It is noteworthy, I believe, to see that the Spirit's coming upon men was the sovereign choice of God, rather than God's response to the initiative of men. Generally speaking, men did not expect the Spirit of God to come upon them, nor did they do anything to prompt it. It happened. God took the initiative, and men responded accordingly. There is clearly no "pattern" for those who would wish to find some method or formula for obtaining the Spirit's power. Men did not dispose of God or of His Spirit; rather God disposed of men, using His Spirit to do so.

The Spirit's coming upon men in the Old Testament is not always the same. In some instances, the Spirit's descent upon men seems to have been permanent, perhaps signaled by some unusual manifestation. The seventy elders of Israel, for example, manifested the Spirit's coming upon them initially but not again, in an unusual way. In the case of Saul, the Spirit that was given was also taken from him when the kingdom was taken away. Samson is one on whom the Spirit came only at certain times. Thus, we cannot find a rigid pattern for the way in which the Spirit came upon men.

The Spirit's coming upon men was, as a rule, not the result of their great spirituality nor did it necessarily result in spirituality. That is to say, when the Spirit came upon men, they possessed supernatural ability (or power). That power or ability was not unlimited but generally was limited to certain tasks, abilities, or functions. That power did not necessarily make the recipient more spiritual. Samson, for example, was "overcome" by the Holy Spirit, but his life was a moral disaster. He was a man, not dominated by the Holy SpiritÐ'--he was not a spiritual manÐ'--but a man dominated by his own flesh, or more pointedly, he was dominated by foreign women. Saul was not a greatly spiritual man before the coming of the Spirit upon him nor was he so afterwards. Balaam was a man who is perplexing, because we are not even certain that he was a true believer in God, even though he could not but speak for God when the Spirit of God came upon Him. Thus we could say that men possessed by or filled with God's Spirit did that which they would not and could not ordinarily do. The control of the Spirit assured that God's work would be done through men but not because of man's abilities or inclinations.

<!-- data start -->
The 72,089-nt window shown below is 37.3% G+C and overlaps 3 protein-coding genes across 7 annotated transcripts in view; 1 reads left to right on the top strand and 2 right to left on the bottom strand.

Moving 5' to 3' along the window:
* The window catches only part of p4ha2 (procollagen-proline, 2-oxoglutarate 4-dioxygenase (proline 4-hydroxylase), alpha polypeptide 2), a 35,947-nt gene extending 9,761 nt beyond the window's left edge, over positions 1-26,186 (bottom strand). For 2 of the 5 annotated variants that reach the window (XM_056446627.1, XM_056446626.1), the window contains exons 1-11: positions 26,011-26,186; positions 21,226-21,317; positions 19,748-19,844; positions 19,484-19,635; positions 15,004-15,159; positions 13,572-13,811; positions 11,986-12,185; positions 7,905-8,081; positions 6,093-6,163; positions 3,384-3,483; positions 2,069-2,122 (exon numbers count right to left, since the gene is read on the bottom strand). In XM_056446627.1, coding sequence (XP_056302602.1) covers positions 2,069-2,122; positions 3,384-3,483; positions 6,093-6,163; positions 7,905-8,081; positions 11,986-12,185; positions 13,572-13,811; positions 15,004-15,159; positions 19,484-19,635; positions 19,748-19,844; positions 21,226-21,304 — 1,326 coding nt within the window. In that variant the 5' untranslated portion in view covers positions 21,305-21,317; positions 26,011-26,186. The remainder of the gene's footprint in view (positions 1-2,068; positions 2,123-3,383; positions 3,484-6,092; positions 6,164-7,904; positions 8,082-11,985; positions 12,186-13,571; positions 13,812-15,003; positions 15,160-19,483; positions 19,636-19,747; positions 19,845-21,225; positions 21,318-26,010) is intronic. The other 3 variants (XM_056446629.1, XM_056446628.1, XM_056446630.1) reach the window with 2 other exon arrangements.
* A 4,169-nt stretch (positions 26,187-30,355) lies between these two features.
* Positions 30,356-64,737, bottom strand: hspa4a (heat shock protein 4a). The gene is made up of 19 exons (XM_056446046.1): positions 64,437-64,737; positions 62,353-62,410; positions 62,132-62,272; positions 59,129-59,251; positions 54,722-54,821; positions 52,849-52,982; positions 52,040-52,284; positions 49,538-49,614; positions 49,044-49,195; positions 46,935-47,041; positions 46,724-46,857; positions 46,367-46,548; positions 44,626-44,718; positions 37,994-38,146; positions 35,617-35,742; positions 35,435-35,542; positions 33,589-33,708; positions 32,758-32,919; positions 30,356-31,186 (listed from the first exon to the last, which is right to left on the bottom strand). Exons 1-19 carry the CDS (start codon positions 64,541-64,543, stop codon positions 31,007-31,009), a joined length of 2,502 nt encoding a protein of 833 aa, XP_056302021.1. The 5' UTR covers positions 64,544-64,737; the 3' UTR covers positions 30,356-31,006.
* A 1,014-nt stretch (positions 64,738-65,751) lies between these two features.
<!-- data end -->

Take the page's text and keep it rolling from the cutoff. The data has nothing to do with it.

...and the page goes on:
This is dramatically illustrated in the life of Saul, the king of Israel and later on the enemy of David. Although Saul was a physical giant, he was far from self-confident or assertive (cf. 1 Samuel 10:20-24). When the Spirit came upon Saul initially, it was to endue him with power in order to reign as Israel's king. Due to Saul's sin, the kingdom was taken away from him and so was the Spirit. In place of the Holy Spirit came an "evil spirit from the Lord" (1 Samuel 16:14). In 1 Samuel 19 (18-24) we read of a most interesting "filling" of the Holy Spirit. Saul knew that his kingdom had been taken away and that David would replace him. He sought to capture David and to kill him. When he sent a party of men to apprehend David, these men were overcome by the Spirit so that they prophesied, rather than to carry out their duty of arresting David. (I cannot help but wonder whether these men prophesied about the coming kingdom of David, the one God had appointed and Saul had anointed.) Two other arresting parties were dispatched to arrest David, and the same thing happened to them. Finally,